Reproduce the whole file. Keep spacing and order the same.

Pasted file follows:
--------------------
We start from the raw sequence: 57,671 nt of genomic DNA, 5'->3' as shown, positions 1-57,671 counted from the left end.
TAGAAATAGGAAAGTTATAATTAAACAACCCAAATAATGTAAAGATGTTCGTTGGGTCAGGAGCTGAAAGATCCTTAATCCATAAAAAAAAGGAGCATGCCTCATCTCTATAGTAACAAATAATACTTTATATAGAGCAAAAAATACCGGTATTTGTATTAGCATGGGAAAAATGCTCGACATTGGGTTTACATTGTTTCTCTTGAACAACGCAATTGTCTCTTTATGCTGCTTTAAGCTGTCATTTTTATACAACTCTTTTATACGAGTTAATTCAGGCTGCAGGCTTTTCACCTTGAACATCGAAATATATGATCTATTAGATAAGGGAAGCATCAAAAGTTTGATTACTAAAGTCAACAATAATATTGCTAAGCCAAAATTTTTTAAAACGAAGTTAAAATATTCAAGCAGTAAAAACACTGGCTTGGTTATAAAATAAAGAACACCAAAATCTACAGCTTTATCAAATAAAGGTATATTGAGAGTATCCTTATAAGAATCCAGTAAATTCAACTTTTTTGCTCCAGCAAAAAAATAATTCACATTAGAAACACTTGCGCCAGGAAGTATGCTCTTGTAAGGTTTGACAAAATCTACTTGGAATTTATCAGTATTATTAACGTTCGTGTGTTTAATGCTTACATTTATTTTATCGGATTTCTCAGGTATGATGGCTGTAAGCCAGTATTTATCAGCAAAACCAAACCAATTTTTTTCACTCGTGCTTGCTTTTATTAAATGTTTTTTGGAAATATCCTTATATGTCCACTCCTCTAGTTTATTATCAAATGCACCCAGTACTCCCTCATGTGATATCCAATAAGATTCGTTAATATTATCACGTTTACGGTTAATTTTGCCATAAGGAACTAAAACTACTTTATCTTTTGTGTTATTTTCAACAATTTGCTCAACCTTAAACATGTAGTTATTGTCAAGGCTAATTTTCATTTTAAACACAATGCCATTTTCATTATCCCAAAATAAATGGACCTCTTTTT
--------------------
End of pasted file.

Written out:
We start from the raw sequence: 57,671 nt of genomic DNA, 5'->3' as shown, positions 1-57,671 counted from the left end.
TAGAAATAGGAAAGTTATAATTAAACAACCCAAATAATGTAAAGATGTTCGTTGGGTCAGGAGCTGAAAGATCCTTAATCCATAAAAAAAAGGAGCATGCCTCATCTCTATAGTAACAAATAATACTTTATATAGAGCAAAAAATACCGGTATTTGTATTAGCATGGGAAAAATGCTCGACATTGGGTTTACATTGTTTCTCTTGAACAACGCAATTGTCTCTTTATGCTGCTTTAAGCTGTCATTTTTATACAACTCTTTTATACGAGTTAATTCAGGCTGCAGGCTTTTCACCTTGAACATCGAAATATATGATCTATTAGATAAGGGAAGCATCAAAAGTTTGATTACTAAAGTCAACAATAATATTGCTAAGCCAAAATTTTTTAAAACGAAGTTAAAATATTCAAGCAGTAAAAACACTGGCTTGGTTATAAAATAAAGAACACCAAAATCTACAGCTTTATCAAATAAAGGTATATTGAGAGTATCCTTATAAGAATCCAGTAAATTCAACTTTTTTGCTCCAGCAAAAAAATAATTCACATTAGAAACACTTGCGCCAGGAAGTATGCTCTTGTAAGGTTTGACAAAATCTACTTGGAATTTATCAGTATTATTAACGTTCGTGTGTTTAATGCTTACATTTATTTTATCGGATTTCTCAGGTATGATGGCTGTAAGCCAGTATTTATCAGCAAAACCAAACCAATTTTTTTCACTCGTGCTTGCTTTTATTAAATGTTTTTTGGAAATATCCTTATATGTCCACTCCTCTAGTTTATTATCAAATGCACCCAGTACTCCCTCATGTGATATCCAATAAGATTCGTTAATATTATCACGTTTACGGTTAATTTTGCCATAAGGAACTAAAACTACTTTATCTTTTGTGTTATTTTCAACAATTTGCTCAACCTTAAACATGTAGTTATTGTCAAGGCTAATTTTCATTTTAAACACAATGCCATTTTCATTATCCCAAAATAAATGGACCTCTTTTT